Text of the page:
However, My Bloody Valentine 3D ’s aces in the mine shaft are horror vet Tom Atkins (Escape from New York is currently on in the background by pure coincidence) and character actor extraordinaire Kevin Tighe (Emergency roots go deep, but check out his work for John Sayles in Eight Men Out and City of Hope). They play a pair of town elders who share a secret that refuses to stay buried, and it’s a very pleasant surprise to see so much of the film given over to actors with the muscle to carry it.


Lionsgate’s My Bloody Valentine Blu-Ray comes equipped with separate 1080p versions of the film – flat 2D and 3D – plus a generous set of 4 glasses. Unfortunately, the technology that made the theatrical experience so special doesn’t yet translate to home video, so it’s back to the old fashioned red/blue cardboard glasses and the accompanying loss of image fidelity. With the clarity of the Blu-Ray, a dark room, and with a large enough display, there are some very effective sequences.
Oddly, the opening credits were one of the better-translating bits, but generally it’s the darker scenes that work best, as too much color makes the image distortion worse. The 2D version is a perfectly lovely HD transfer, with an excellent, detailed image that we would recommend viewing first if you haven’t yet seen the film. Keep a mental checklist of standout moments and then go back and watch a condensed 3D version.
The disc comes with the usual making-of EPK material, a selection of deleted and extended scenes (mostly the latter), an alternate ending that isn’t all that alternate, a brief gag reel, and the goofy-fun theatrical trailer. The best extra is the commentary track with Lussier and writer Todd Farmer (who can be glimpsed in the film as the trucker with a penchant for homemade sex tapes) – they strike a nice balance between the fun and informative. A second disc is included that contains a 2D digital copy of the film.

  • What must the original film’s director, George Mihalka have thought when he saw the unholy bloodbath that the remake managed to get away with?!? Not that we mind in the slightest, but there’s more gore in the first 10 minutes of My Bloody Valentine 3D than in the 10 tandem viewings of the original. This poor guy gets crucified by the MPAA for the sins of others, and now he witnesses this? Lionsgate didn’t even need to issue the remake in an “Unrated Version” because there wasn’t any more gore to put in!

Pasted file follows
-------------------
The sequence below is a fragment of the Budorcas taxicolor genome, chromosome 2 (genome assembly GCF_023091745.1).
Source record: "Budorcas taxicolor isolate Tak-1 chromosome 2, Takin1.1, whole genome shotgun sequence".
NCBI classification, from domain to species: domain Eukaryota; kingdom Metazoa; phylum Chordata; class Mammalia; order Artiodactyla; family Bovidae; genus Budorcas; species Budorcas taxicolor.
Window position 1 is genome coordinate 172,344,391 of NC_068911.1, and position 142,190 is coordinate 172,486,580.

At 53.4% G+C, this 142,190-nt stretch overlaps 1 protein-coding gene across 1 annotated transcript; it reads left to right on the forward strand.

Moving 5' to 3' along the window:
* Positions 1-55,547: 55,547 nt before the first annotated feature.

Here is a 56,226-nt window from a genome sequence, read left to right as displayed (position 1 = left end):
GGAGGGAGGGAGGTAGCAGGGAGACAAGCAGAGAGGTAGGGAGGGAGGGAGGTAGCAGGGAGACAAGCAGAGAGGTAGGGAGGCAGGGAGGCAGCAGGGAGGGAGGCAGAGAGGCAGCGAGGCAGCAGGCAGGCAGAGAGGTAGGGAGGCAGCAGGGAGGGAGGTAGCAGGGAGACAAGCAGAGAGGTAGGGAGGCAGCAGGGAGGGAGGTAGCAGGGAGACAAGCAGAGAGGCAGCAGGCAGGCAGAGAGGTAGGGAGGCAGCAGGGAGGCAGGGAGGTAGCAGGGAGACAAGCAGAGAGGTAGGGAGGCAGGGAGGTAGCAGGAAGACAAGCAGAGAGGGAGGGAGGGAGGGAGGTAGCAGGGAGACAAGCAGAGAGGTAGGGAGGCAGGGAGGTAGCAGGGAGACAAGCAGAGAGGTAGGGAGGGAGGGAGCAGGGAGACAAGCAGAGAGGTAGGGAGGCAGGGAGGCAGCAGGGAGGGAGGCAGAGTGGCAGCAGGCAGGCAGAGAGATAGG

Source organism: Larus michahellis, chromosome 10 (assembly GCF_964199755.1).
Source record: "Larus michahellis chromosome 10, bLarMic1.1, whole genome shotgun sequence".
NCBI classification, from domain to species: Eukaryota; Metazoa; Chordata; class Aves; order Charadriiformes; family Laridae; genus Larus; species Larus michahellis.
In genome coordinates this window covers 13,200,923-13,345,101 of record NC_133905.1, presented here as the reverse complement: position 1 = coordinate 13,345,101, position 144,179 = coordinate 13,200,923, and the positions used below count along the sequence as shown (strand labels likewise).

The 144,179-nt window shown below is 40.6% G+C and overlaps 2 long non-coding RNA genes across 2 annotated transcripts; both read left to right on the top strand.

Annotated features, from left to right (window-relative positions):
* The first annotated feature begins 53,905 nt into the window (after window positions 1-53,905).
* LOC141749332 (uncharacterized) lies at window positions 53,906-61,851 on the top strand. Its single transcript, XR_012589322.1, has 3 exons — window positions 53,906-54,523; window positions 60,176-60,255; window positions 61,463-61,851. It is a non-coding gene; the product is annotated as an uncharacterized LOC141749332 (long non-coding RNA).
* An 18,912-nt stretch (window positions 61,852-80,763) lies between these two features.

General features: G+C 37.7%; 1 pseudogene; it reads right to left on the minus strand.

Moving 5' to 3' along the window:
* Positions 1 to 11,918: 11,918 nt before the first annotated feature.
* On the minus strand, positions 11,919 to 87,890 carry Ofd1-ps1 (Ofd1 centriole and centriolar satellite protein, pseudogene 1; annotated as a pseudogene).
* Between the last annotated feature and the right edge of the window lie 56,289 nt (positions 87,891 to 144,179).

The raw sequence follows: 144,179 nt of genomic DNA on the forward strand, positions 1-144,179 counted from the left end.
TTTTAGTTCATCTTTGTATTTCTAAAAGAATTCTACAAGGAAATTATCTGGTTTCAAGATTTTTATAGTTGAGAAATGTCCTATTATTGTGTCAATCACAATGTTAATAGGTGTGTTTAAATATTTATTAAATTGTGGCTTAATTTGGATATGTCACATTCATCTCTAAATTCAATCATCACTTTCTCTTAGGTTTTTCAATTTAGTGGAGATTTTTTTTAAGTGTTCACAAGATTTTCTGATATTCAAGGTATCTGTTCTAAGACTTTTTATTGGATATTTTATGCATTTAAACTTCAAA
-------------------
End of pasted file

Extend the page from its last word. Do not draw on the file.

My Bloody Valentine in 3-D: Horror Film Review

MY BLOODY VALENTEINE 3-DThis film goes a long way toward giving remakes a good name. It takes a not particularly memorable film – one of a myriad holiday horror titles to follow in the wake of John Carpenter’s HALLOWEEN (1978) – and turns it into a crowd-pleasing horror movie that is actually much better than the slasher films of the 1980s from which it borrows its template. It delivers more than enough gore to satisfy the horror hounds – all of it comin’ at ya in glorious 3-D – but it never feels sadistic or off-putting.
Equally impressive, screenwriters Todd Farmer and Zane Smith successfully manipulate the mystery and suspense elements to create an effective thriller almost from beginning to end. Their script keeps audiences guessing about the killer’s identity. Although it resorts to a cheat or two to throw you off the scent, there are clues that will alert sharp-eyed viewers to the cheats, so in a sense the film plays fair.
The 3-D photography is pristine, clear, and beautiful – not like the blurry old double-image stuff scene in the 1950s and 1980s. Director Patrick Lussier predictably uses the technique to deliver some literally eye-popping visuals – at times his work seems almost as much inspired by Lucio Fulci (ZOMBIE) as by the 1981 namesake film – but the effects are delivered with a gusto that has viewers roaring with approval rather than gagging in disgust.
Unfortunately, the film suffers from a handful of unintentionally laughable moments – or at least, if they were meant to be funny, the filmmakers did not signal their intent very well. In a few places characters do dumb things of the sort that remind you this is only a movie. In other cases, for no apparent reason they delay taking obvious action: an alarm button is pushed only after a co-worker has been murdered; a gun is fired only after the killer has impaled a victim.
Only occasionally does the film fall prey to the lame elements inherent in the slasher formula, such as the unstoppable killer who takes a licking and keeps on ticking. (And the filmmakers seem completely unconcerned about the muscle atrophy that would occur during a year-long coma, which would be more than enough to prevent the killer from going on a rampage in the hospital upon awakening.) Also, the title “My Bloody Valentine” seems a vestige of an ealier age: Valentine’s Day doesn’t figure into the murderer’s pathology in any significant way; the back story explaining the atrocities is all about a cave-in that led one miner to kill his co-workers in order to save air while waiting to be dug out.
These silly little moments demand that you go with the film and just accept it for what it is, instead of winning you over. Which is too bad: Although this is a genre effort and proud of it – clearly fashioned to please its target audience of slasher fans and gore-ounds – MY BLOODY VALENTINE IN 3-D is otherwise good enough to appeal to a wider range of scary movie enthusiasts, as long as they are not too squeamish about on-screen carnage.

I am no fan of slasher films, and I came to this with no expectations – who needs another remake? – but it won me over in spite of myself. After nearly a week of sitting through five of the After Dark Horrorfest’s “8 Films to Die For,” MY BLOODY VALENTINE reminded me that gruesome horror can indeed yield a film that is not merely disgusting but actually enjoyably frightening.
MY BLOODY VALENTINE (2009). Directed by Patrick Lussier. Screenplay by Todd Farmer and Zane Smith, basedon the 198a screenplay by John Beaird, from a story by Stephen Miller. Cast: Jensen Ackles, Jaime King, Kerr Smith, Betsy Rue, Edi Gathegi, Tom Atkins, Kevin Tighe, Megan Boone, Karen Baum, Joy de la Paz, Marc Macaulay, Todd Farmer.